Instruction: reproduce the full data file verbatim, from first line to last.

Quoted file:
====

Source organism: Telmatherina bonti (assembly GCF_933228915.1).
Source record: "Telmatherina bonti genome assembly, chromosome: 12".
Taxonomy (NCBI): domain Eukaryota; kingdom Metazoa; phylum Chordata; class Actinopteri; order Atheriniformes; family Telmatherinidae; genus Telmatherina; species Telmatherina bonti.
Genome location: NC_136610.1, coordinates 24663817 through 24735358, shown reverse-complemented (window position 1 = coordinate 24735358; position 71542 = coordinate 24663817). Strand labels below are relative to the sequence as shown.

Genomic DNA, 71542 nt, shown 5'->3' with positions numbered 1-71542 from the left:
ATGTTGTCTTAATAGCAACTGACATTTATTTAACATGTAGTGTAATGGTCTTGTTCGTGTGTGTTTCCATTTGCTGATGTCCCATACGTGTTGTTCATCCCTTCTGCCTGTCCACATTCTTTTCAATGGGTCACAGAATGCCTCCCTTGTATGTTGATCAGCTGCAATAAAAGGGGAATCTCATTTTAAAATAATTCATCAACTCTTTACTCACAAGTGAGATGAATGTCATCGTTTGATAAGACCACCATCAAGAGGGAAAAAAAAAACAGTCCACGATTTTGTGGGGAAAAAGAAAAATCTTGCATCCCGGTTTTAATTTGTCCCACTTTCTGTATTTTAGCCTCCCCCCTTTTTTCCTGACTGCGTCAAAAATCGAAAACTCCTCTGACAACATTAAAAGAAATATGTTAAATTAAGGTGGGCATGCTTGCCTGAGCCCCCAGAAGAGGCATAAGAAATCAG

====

Source organism: Telmatherina bonti (assembly GCF_933228915.1).
Source record: "Telmatherina bonti genome assembly, chromosome: 12".
Taxonomy (NCBI): domain Eukaryota; kingdom Metazoa; phylum Chordata; class Actinopteri; order Atheriniformes; family Telmatherinidae; genus Telmatherina; species Telmatherina bonti.
Genome location: NC_136610.1, coordinates 24663817 through 24735358, shown reverse-complemented (window position 1 = coordinate 24735358; position 71542 = coordinate 24663817). Strand labels below are relative to the sequence as shown.

Genomic DNA, 71542 nt, shown 5'->3' with positions numbered 1-71542 from the left:
ATGTTGTCTTAATAGCAACTGACATTTATTTAACATGTAGTGTAATGGTCTTGTTCGTGTGTGTTTCCATTTGCTGATGTCCCATACGTGTTGTTCATCCCTTCTGCCTGTCCACATTCTTTTCAATGGGTCACAGAATGCCTCCCTTGTATGTTGATCAGCTGCAATAAAAGGGGAATCTCATTTTAAAATAATTCATCAACTCTTTACTCACAAGTGAGATGAATGTCATCGTTTGATAAGACCACCATCAAGAGGGAAAAAAAAAACAGTCCACGATTTTGTGGGGAAAAAGAAAAATCTTGCATCCCGGTTTTAATTTGTCCCACTTTCTGTATTTTAGCCTCCCCCCTTTTTTCCTGACTGCGTCAAAAATCGAAAACTCCTCTGACAACATTAAAAGAAATATGTTAAATTAAGGTGGGCATGCTTGCCTGAGCCCCCAGAAGAGGCATAAGAAATCAG